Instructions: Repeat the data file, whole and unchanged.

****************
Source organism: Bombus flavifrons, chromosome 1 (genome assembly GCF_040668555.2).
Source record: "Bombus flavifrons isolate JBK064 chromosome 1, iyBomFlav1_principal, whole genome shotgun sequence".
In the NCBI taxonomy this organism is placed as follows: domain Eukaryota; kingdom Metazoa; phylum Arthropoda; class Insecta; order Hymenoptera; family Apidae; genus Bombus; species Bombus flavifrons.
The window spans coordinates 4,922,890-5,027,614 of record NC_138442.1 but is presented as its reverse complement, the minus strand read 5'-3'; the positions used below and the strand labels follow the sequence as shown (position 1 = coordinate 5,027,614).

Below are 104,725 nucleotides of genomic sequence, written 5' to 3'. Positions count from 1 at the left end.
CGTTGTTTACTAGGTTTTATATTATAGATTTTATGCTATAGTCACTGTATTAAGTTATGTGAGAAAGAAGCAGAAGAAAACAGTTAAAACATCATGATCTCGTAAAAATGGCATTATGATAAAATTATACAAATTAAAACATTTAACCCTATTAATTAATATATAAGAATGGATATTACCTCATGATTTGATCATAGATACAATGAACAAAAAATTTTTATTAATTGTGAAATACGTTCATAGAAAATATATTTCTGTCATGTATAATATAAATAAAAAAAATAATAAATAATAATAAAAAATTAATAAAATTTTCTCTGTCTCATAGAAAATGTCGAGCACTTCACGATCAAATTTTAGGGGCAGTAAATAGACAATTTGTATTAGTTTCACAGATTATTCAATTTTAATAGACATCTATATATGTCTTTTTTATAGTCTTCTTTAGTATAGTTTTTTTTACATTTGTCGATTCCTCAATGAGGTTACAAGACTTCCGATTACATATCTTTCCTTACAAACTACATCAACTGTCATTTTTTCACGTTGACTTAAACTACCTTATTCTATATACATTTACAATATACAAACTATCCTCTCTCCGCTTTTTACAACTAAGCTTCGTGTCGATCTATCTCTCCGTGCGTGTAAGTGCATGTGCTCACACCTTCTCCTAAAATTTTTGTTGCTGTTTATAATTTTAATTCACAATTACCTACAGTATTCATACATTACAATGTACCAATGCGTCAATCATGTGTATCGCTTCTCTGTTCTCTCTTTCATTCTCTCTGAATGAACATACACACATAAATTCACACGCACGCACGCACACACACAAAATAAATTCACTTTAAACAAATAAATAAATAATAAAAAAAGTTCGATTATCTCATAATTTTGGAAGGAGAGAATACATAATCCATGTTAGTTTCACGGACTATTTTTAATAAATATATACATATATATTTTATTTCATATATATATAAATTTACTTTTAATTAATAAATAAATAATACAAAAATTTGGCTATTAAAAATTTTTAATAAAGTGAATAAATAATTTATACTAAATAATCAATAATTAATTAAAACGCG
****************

Source organism: Bombus flavifrons, chromosome 1 (genome assembly GCF_040668555.2).
Source record: "Bombus flavifrons isolate JBK064 chromosome 1, iyBomFlav1_principal, whole genome shotgun sequence".
In the NCBI taxonomy this organism is placed as follows: domain Eukaryota; kingdom Metazoa; phylum Arthropoda; class Insecta; order Hymenoptera; family Apidae; genus Bombus; species Bombus flavifrons.
The window spans coordinates 4,922,890-5,027,614 of record NC_138442.1 but is presented as its reverse complement, the minus strand read 5'-3'; the positions used below and the strand labels follow the sequence as shown (position 1 = coordinate 5,027,614).

Below are 104,725 nucleotides of genomic sequence, written 5' to 3'. Positions count from 1 at the left end.
CGTTGTTTACTAGGTTTTATATTATAGATTTTATGCTATAGTCACTGTATTAAGTTATGTGAGAAAGAAGCAGAAGAAAACAGTTAAAACATCATGATCTCGTAAAAATGGCATTATGATAAAATTATACAAATTAAAACATTTAACCCTATTAATTAATATATAAGAATGGATATTACCTCATGATTTGATCATAGATACAATGAACAAAAAATTTTTATTAATTGTGAAATACGTTCATAGAAAATATATTTCTGTCATGTATAATATAAATAAAAAAAATAATAAATAATAATAAAAAATTAATAAAATTTTCTCTGTCTCATAGAAAATGTCGAGCACTTCACGATCAAATTTTAGGGGCAGTAAATAGACAATTTGTATTAGTTTCACAGATTATTCAATTTTAATAGACATCTATATATGTCTTTTTTATAGTCTTCTTTAGTATAGTTTTTTTTACATTTGTCGATTCCTCAATGAGGTTACAAGACTTCCGATTACATATCTTTCCTTACAAACTACATCAACTGTCATTTTTTCACGTTGACTTAAACTACCTTATTCTATATACATTTACAATATACAAACTATCCTCTCTCCGCTTTTTACAACTAAGCTTCGTGTCGATCTATCTCTCCGTGCGTGTAAGTGCATGTGCTCACACCTTCTCCTAAAATTTTTGTTGCTGTTTATAATTTTAATTCACAATTACCTACAGTATTCATACATTACAATGTACCAATGCGTCAATCATGTGTATCGCTTCTCTGTTCTCTCTTTCATTCTCTCTGAATGAACATACACACATAAATTCACACGCACGCACGCACACACACAAAATAAATTCACTTTAAACAAATAAATAAATAATAAAAAAAGTTCGATTATCTCATAATTTTGGAAGGAGAGAATACATAATCCATGTTAGTTTCACGGACTATTTTTAATAAATATATACATATATATTTTATTTCATATATATATAAATTTACTTTTAATTAATAAATAAATAATACAAAAATTTGGCTATTAAAAATTTTTAATAAAGTGAATAAATAATTTATACTAAATAATCAATAATTAATTAAAACGCG